Wednesday, August 17, 2022

IN this week’s Kildare Nationalist we feature an interview by our Athletics Correspondent, Perri Williams, with Kildare AC athlete, John Fitzsimons in advance of his participation in the European Athletics in Munich on Thursday.

By Perri Williams

IT’S 3pm on a Tuesday afternoon and the airport in Budapest is busy. A group of athletes have been dropped off early – tired after their races the day before. It’s the start of a busy 10 days for most of them. Their last race before the European Championships has been run, another box has been ticked. For Kildare AC’s John Fitzsimons that box was ticked with a big smile. A 1.45.7 over 800m marks his second fastest time ever over 800m and just marginally short of his PB. An elated John was only too happy to talk athletics. He had three more hours until his flight to Dublin.

Kildare AC Athlete, John Fitzsimons, who competes in the heats of the European 800m in Munich on Thursday Photo: Perri Williams

Remarkably for a guy who started athletics at 5 years of age, it was not until he was U16 that he got his first national medal -a gold in the 800m. He had qualified for Nationals in the preceding years but never made the finals. A late growth spurt, maturity, and some good athletic genes along with hard work and good coaching contributed to that gold medal. John comes from athletic stock. His mother Sandra Murphy was a middle-distance runner, his dad John Fitzsimons a cross country and road runner. Going back further his Grandfather Anthony Fitzsimons founded Kildare AC and his maternal Grandfather Paddy Murphy was a 2.16 marathon runner back in the 1970s. It was only fitting that a young John should attend training and watch his parents as they completed their sessions. Fast forward 19 years later and that little 5 year old is now part of an Irish team competing in the European Championships this week.

The European Championships is not an event that is new to John. In 2017 John finished 3rd in the European Junior 800m in Grossetto, Italy. The journey to those European’s was a little unconventional. Following on from his U16 National 800m success, a winter of injuries and the decision to run 400m U17 proved to be the correct one. John won the U17 400m and was selected for the Celtic Games – his first Irish International vest.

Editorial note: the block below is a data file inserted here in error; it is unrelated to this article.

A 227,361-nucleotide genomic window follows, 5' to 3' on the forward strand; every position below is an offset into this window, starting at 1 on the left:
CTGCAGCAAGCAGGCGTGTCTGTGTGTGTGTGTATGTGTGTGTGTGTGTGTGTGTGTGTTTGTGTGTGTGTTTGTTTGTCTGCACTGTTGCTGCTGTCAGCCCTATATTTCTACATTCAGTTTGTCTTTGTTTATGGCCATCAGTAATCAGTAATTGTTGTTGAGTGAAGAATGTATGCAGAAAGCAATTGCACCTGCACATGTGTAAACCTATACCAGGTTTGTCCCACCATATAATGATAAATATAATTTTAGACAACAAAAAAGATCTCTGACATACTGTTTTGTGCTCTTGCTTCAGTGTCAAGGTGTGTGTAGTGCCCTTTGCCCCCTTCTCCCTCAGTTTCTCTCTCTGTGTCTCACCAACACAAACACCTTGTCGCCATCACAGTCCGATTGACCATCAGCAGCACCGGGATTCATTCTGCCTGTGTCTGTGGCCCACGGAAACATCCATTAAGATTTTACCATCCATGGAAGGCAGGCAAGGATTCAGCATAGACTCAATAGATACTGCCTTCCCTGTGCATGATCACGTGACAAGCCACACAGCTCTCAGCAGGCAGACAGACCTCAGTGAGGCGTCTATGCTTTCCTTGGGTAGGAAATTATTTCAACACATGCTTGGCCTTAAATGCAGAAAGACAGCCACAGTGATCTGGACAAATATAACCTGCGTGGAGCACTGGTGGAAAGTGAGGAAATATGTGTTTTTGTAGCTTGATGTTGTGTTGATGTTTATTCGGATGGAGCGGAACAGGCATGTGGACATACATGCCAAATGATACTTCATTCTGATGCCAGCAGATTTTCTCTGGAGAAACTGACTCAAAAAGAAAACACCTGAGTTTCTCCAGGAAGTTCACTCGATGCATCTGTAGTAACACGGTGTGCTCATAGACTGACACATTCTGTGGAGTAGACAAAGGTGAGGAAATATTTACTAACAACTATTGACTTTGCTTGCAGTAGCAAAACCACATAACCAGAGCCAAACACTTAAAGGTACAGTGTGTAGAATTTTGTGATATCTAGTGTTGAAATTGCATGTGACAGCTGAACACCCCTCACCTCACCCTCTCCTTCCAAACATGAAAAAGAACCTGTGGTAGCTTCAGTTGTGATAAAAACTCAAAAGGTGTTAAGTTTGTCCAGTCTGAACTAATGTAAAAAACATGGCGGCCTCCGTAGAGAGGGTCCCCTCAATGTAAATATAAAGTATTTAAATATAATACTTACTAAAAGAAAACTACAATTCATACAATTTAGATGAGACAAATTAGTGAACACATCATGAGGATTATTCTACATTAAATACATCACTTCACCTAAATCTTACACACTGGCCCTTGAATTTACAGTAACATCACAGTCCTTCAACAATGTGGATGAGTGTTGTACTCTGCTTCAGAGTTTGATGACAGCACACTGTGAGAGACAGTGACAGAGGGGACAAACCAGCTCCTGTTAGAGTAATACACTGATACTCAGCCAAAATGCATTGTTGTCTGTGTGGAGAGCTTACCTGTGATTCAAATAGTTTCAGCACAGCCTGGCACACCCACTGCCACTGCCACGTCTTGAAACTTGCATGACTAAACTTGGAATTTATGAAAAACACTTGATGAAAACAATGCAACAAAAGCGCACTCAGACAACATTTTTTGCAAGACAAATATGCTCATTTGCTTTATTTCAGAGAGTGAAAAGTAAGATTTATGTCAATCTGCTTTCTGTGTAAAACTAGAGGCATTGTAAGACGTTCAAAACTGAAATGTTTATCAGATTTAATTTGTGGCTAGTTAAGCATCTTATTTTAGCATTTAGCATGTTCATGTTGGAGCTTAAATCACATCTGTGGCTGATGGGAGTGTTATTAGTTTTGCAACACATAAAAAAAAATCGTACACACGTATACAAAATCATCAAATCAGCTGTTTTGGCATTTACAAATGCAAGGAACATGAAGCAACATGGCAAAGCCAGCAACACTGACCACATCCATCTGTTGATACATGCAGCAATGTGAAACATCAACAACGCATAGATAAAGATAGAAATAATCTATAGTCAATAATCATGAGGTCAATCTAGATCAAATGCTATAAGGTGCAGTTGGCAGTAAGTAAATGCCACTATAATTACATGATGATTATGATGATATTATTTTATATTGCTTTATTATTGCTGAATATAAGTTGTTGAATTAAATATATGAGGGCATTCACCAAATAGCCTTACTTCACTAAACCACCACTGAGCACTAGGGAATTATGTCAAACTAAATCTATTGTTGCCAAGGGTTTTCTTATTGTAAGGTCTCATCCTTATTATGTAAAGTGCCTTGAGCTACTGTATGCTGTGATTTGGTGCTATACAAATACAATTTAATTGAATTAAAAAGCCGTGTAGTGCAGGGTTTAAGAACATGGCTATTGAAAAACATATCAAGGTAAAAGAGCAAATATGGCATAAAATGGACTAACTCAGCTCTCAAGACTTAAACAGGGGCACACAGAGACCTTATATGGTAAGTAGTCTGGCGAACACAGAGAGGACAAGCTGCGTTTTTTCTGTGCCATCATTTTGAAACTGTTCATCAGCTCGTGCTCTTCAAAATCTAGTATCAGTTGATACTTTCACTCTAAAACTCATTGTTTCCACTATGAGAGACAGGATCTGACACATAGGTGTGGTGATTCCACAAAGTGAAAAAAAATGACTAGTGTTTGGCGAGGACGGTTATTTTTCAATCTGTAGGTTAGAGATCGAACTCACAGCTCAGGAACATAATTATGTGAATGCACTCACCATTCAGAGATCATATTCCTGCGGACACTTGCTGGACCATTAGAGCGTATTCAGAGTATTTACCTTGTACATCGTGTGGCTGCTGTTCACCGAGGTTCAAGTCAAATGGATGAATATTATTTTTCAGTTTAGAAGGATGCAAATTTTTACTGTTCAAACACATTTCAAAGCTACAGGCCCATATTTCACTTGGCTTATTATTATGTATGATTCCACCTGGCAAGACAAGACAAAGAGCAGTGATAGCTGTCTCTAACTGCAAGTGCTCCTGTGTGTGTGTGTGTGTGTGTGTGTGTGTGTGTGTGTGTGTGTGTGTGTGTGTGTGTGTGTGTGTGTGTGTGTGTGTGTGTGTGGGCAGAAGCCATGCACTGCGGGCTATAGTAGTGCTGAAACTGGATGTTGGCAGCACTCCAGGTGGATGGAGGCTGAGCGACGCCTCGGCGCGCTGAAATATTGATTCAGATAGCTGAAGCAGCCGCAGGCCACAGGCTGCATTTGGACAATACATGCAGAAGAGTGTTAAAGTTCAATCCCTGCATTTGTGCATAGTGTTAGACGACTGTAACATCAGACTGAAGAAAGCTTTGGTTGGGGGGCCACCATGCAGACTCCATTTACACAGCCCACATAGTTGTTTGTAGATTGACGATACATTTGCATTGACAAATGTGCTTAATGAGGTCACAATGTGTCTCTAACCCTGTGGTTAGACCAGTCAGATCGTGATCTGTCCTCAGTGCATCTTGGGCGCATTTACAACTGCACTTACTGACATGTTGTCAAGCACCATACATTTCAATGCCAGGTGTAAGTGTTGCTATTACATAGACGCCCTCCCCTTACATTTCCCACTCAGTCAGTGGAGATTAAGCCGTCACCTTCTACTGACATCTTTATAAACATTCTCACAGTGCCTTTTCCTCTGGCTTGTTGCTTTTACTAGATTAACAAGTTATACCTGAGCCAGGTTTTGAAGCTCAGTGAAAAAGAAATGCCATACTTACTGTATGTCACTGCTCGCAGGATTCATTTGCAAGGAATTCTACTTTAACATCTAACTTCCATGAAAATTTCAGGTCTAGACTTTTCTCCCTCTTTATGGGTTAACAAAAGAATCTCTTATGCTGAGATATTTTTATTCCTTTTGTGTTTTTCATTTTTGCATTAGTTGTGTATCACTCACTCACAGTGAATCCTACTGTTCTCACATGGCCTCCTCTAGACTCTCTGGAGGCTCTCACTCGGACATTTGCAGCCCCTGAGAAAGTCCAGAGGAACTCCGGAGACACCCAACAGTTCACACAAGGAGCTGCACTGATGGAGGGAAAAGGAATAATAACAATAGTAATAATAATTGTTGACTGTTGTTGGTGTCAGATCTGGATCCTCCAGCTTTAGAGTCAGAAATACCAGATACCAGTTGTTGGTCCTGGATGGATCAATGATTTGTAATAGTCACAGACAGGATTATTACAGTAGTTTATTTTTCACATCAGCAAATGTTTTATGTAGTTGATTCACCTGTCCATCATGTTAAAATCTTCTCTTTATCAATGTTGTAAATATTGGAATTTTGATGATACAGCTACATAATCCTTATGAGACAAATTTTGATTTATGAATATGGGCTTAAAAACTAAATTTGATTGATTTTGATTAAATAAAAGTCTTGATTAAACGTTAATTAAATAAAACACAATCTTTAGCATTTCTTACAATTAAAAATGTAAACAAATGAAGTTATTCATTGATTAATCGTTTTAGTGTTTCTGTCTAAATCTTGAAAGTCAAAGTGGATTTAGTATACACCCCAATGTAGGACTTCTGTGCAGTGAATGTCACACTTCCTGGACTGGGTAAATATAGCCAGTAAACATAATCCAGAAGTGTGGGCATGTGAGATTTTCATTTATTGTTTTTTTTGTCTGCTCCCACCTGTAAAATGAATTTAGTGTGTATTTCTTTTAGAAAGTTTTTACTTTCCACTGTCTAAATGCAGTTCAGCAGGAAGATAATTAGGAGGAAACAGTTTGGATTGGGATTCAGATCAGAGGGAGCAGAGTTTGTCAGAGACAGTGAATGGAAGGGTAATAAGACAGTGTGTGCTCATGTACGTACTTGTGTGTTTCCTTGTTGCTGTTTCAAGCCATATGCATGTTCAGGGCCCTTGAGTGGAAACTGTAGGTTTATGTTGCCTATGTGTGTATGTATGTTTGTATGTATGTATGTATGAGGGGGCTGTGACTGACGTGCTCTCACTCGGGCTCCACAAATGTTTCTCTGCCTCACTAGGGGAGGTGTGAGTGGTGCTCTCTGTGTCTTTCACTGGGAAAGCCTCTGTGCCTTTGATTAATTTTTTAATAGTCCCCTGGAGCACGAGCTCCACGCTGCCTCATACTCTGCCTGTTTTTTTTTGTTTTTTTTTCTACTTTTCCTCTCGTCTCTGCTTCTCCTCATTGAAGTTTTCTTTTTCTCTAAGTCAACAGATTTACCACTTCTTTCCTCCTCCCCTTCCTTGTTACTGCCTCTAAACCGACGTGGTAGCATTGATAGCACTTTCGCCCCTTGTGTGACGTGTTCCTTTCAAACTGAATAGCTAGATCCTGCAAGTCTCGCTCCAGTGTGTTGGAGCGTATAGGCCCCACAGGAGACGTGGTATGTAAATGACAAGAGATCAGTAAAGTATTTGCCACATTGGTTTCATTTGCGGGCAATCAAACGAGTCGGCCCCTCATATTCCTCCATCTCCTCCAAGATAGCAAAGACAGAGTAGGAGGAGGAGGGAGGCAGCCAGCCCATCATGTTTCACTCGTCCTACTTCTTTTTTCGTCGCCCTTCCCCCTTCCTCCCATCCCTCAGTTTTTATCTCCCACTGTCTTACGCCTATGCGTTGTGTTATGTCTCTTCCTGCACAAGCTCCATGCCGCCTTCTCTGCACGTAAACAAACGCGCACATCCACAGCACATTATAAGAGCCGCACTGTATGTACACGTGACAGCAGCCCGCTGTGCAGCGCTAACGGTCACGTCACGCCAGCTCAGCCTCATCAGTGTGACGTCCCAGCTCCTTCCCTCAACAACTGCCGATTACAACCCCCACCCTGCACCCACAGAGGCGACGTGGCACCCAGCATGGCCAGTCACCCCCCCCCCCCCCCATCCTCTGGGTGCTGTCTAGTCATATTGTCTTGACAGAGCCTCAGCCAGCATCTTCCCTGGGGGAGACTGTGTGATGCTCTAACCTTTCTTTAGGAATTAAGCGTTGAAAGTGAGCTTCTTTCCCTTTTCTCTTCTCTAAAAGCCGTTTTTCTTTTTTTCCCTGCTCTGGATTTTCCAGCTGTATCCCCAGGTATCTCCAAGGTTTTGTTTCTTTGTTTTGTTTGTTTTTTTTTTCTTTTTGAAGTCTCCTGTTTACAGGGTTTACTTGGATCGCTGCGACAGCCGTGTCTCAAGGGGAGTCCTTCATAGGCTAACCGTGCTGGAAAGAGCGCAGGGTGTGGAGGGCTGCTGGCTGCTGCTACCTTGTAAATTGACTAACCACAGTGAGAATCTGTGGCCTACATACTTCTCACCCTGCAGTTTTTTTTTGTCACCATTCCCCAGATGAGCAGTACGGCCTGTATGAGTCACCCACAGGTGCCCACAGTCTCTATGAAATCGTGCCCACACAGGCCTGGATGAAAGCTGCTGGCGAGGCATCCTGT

His coach (his mother Sandra) realised that she had taken John as far as she could, and he would benefit from new expertise. She sought out Joe Ryan of Mullingar Harriers (who is now the middle-distance coach at DCU). Joe was already coaching some up-and-coming 800m athletes from his own club.

Joe has seen the potential for John. A bout of runner’s knee interrupted his 2016 winter training resulting in the indoor season being a bit “hit and miss”. Then in April 2017 Achilles tendon problems looked like his bid to qualify for the European Juniors was over. Lots of bike work and cross training contributed to a good time over 400m and renewed hope was born. “With a bit of grit and consistency, I did a decent bit of training in May and June and ran the standard just in time,” said John. And of the race itself; “it was hot,” said John. “Very hot, like 33 degrees. Something I was not used to. I usually run brutal in the heat. The focus was on keeping the body temperature down”. John had three races in three days all run with his Achilles strapped up. “The race started off slow and then punched. I was 5th or 6th at the bell. The pace picked up significantly with 300m to go and I was in 3rd place with 200m to go. The top three athletes stayed in the same position for the final 200m. I was the unexpected medallist for the Irish team to be honest,” he beamed.

“I was ranked 19th or 20th coming into the race and there was no expectation or pressure on me. My coach and my parents believed in me. The ranking I had made me believe that I was good enough to go further and I did.” After the European Juniors it was time to focus on the next stage of his athletics career. The decision was to stay in Ireland or go to America. Competing at Senior level, even what distance to focus on. Then there was college courses to decide upon.

In the last five or six years there has been a renewed exodus of Irish athletics talent flocking to American Universities. Middle distance runners took up scholarships with Providence, Iona, Stoneybrooke, Iowa State and more. For any Irish runner, the lure of the US is tempting. “Not for me,” said John. “I was happy with my life in Ireland. I had everything I needed. I trained with the likes of Mark Millner and Kevin McGrath. My family was steeped in Athletics, I had a good coach and college life was sorted in Ireland”. Fitzsimons resisted the temptation to head stateside. A stint in DCU was followed by a switch to IT Carlow where he received the elite scholar scholarship. This was at a time when the likes of Molly Scott and Marcus Lawler had also opted to stay in Ireland, and they too attended IT Carlow.